Standardizing Reference Data

Paul McInnis, Head of Enterprise Data Management, Data Management


The financial crisis and the resulting changes to the regulatory environment have focused the attention of investment firms on data management. Greater demands for reporting and risk management have made organizations recognize the necessity for clean and accurate data. At the same time, to help defray the rising cost of compliance, they are increasingly seeking greater efficiency and cost-savings.

As a result, we are witnessing a fundamental change in how investment firms view and consume reference data. It’s an area I will be discussing in some detail as part of a panel discussion at the North American Financial Information Summit taking place on May 20th.

Reference data offers little in the way of a competitive advantage, rather it’s a necessary requirement of doing business. Yet acquiring and integrating it is typically an ongoing and resource-intensive undertaking and many firms spend significant time post-trade repairing their security reference data to fulfill risk and reporting demands.

As a result, investment managers have been looking for alternative ways to manage their reference data and are increasingly exploring the use of third parties, such as Eagle, that can provide managed services. The question is, how far can this go? Outsourcing of IT was initially slow to take off in the investment community but it’s a trend that has gathered momentum in recent years as the cost savings and efficiencies have become more apparent. We anticipate the trend will only grow as we continue to innovate and enhance our managed services offering to deliver new efficiencies to clients.

For example, we’re working on initiatives to decouple public from private APIs (or application program interfaces), which will enable us to offer a variety of standardized APIs and improve data integration. We are also continuing to extend and develop our ecosystem of data providers and complementing applications – which already includes firms such as MathWorks, FINCAD, MicroStrategy, and Vermilion – allowing us to provide broader solutions with faster time to market.

The growing interest in reference data utilities is another emerging trend that has taken off in the last few years.  The open industry challenge remains to be how close are we to commoditizing reference data? The obvious appeal, beyond cost reduction, is that reference data utilities would allow investment management firms to redirect those internal resources to other higher value added work.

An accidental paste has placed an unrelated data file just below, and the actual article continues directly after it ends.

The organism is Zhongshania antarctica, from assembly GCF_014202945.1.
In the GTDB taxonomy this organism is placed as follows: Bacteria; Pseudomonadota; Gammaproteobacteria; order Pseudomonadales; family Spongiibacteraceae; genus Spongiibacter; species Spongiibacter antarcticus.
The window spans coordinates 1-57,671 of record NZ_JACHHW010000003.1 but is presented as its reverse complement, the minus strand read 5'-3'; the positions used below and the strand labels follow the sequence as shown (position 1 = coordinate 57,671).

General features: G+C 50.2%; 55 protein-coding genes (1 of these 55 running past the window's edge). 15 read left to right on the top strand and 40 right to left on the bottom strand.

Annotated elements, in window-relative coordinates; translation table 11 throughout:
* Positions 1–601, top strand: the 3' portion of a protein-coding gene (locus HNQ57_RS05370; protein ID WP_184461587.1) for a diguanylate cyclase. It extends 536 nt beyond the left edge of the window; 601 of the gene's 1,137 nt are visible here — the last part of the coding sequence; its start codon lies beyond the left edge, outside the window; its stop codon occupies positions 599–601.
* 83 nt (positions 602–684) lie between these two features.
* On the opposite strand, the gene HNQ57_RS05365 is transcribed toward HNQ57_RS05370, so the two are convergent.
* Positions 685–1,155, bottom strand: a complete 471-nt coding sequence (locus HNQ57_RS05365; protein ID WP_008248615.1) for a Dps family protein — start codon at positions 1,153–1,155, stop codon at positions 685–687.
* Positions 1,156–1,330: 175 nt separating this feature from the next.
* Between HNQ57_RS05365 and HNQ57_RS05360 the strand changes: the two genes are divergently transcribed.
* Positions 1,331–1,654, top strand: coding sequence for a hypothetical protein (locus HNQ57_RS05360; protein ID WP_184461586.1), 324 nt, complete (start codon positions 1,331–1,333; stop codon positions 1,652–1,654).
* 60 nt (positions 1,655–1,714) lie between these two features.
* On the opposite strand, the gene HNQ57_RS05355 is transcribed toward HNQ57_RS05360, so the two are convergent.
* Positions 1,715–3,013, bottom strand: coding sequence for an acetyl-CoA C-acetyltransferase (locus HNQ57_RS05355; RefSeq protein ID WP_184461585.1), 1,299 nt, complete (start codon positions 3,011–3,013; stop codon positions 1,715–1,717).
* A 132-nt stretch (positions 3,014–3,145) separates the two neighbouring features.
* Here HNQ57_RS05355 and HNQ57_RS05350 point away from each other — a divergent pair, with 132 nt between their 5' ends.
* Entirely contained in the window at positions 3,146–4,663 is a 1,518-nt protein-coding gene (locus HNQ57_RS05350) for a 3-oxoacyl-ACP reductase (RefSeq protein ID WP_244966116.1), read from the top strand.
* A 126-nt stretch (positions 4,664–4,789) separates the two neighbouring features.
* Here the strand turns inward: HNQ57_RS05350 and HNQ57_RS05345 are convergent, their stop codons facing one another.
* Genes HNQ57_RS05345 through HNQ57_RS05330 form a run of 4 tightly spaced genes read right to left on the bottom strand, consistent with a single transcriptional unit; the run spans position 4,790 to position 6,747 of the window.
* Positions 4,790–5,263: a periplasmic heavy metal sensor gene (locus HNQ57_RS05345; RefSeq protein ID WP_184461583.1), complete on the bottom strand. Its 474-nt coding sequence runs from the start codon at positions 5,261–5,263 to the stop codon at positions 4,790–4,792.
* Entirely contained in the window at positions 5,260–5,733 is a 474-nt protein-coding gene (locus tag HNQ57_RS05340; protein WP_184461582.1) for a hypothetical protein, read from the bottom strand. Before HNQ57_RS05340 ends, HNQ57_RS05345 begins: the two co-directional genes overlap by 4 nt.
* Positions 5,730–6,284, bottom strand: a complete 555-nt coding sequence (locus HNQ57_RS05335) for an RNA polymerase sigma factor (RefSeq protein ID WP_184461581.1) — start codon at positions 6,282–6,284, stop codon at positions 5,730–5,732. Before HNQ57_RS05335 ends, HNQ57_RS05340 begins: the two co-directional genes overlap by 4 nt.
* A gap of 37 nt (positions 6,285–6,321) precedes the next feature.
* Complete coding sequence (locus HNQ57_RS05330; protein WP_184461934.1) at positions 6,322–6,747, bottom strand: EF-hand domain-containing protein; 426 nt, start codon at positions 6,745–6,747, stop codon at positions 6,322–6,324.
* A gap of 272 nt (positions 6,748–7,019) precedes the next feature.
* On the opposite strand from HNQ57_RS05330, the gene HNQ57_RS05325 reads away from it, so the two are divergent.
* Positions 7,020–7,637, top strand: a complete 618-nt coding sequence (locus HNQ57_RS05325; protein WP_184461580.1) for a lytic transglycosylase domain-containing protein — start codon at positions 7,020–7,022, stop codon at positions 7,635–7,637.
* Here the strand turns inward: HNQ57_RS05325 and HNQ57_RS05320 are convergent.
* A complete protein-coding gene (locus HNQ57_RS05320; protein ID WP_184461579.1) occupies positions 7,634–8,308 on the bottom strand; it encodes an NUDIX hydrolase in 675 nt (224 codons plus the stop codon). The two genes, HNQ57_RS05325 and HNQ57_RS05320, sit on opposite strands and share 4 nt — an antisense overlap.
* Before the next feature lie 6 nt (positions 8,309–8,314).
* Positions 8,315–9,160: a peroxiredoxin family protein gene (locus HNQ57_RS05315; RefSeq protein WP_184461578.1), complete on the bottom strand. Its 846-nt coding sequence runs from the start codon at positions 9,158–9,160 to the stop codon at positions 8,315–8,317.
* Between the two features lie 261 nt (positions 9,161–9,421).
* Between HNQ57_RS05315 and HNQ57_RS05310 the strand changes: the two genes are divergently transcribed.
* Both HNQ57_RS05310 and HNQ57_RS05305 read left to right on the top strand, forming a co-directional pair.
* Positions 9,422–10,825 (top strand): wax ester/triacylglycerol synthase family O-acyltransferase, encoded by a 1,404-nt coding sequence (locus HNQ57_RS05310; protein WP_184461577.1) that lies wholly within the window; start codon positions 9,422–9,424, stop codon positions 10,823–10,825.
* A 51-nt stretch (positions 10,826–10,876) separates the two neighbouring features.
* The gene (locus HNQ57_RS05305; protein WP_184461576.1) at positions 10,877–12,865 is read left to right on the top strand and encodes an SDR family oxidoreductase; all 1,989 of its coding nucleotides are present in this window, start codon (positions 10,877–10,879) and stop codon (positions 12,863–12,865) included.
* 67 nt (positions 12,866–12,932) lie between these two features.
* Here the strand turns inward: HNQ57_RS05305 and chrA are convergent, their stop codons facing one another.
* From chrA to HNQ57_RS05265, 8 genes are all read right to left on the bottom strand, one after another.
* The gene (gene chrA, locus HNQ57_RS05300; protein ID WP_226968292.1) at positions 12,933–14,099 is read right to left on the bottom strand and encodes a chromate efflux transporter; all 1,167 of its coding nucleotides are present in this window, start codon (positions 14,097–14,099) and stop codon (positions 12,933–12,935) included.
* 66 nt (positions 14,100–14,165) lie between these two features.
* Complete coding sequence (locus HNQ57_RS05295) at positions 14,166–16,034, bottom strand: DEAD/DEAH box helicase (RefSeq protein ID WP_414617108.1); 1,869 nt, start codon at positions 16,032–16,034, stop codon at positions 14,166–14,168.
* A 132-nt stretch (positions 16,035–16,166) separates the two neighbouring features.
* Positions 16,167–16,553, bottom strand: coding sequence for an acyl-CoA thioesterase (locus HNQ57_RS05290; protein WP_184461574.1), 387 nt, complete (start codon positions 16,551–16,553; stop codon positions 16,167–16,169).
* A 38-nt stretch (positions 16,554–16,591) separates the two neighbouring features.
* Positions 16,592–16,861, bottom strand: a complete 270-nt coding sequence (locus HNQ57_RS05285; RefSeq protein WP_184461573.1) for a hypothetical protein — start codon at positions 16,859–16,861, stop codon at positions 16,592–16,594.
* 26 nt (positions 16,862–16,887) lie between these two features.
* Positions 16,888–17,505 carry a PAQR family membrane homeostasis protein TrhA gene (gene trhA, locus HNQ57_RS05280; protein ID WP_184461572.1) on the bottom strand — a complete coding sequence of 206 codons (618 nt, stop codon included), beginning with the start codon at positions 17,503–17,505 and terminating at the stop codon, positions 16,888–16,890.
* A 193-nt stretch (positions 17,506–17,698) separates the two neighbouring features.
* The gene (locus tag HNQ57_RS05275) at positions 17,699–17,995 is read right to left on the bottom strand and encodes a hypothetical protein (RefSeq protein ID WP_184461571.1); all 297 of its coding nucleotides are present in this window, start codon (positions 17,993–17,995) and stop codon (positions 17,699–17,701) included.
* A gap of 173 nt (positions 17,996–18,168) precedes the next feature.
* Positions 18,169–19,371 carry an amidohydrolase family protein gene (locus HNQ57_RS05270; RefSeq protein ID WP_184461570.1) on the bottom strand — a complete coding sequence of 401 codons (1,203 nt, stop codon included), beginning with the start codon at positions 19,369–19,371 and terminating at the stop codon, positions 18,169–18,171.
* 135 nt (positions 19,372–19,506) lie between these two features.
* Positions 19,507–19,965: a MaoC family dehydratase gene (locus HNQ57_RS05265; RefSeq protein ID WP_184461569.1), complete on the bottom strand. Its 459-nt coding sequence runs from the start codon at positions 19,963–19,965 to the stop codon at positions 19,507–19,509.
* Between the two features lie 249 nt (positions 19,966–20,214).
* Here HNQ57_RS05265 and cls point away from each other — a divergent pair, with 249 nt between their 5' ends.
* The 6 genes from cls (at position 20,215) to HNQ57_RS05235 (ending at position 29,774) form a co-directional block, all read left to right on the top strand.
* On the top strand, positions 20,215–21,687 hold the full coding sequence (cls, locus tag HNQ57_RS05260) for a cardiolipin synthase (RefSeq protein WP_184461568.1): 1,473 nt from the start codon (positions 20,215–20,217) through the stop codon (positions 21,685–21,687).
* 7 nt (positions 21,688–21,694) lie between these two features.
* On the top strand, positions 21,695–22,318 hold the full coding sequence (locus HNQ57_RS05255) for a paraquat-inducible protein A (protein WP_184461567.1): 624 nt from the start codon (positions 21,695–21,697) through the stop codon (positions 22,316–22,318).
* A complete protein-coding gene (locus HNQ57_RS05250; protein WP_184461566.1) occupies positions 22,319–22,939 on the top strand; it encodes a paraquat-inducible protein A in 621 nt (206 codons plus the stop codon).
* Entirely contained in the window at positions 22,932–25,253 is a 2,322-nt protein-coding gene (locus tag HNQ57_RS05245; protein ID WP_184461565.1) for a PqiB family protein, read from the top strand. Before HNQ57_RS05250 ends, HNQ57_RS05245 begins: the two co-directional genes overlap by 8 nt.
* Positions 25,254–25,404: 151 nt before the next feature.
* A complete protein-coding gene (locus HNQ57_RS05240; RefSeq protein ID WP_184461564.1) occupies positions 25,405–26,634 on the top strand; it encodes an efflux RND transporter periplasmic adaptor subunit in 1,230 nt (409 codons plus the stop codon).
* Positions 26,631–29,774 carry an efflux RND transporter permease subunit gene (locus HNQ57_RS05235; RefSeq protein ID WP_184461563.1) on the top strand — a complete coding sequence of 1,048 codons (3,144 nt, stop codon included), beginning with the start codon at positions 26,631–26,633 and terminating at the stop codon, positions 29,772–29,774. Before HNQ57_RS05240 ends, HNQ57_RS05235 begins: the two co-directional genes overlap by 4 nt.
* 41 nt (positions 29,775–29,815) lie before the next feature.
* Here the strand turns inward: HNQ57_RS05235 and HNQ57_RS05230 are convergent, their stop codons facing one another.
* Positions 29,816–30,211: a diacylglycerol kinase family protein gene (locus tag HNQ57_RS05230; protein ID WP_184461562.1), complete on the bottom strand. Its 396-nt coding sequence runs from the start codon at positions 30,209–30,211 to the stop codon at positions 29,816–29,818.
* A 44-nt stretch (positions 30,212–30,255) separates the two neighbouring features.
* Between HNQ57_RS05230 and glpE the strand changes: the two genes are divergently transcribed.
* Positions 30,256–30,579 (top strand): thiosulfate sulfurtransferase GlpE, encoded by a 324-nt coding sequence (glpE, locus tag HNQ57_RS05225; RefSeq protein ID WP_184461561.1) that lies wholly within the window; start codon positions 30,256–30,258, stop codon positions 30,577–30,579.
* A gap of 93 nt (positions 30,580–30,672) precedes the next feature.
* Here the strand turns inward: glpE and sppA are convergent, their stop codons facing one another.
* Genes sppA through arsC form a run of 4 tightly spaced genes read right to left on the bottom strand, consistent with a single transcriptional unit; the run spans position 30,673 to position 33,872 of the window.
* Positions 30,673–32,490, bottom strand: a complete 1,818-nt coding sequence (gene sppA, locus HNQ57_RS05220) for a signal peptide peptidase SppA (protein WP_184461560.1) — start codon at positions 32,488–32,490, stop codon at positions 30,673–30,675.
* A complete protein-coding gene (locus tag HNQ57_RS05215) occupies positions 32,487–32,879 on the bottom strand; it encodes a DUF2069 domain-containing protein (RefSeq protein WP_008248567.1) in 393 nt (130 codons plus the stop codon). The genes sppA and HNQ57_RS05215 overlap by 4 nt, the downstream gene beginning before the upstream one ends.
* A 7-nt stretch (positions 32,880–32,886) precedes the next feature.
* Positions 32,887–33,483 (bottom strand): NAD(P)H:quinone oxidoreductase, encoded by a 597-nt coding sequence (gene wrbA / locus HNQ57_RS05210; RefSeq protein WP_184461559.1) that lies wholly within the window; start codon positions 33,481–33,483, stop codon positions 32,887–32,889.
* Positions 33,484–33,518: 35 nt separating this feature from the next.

These are telling signs of the direction the industry is moving; however, firms can only rely on standardized reference data to a point. There always tends to be a portion of data that is specific or unique to each firm that requires a bespoke integration solution to meet varying requirements and processes.

Reference data is still a ways away from being commoditized. Indeed the industry hasn’t yet agreed to a single business ontology. However, steps are being made in this direction with the EDM Council introducing the FIBO standard (Financial Industry Business Ontology). This is a good start but it still has room to grow in its level of completeness and adoption. Furthermore, firms looking to move in this direction will need to do a critical and honest self-assessment as to what level of the Data Management Maturity Model they reside in.

We’re in the early stages of what the future will look like for reference data and standardization has to be seen as the ultimate goal. Crucially, there is pressure from the investment community that will only help to make this a reality. Before we get there, though, a number of issues still need to be resolved.

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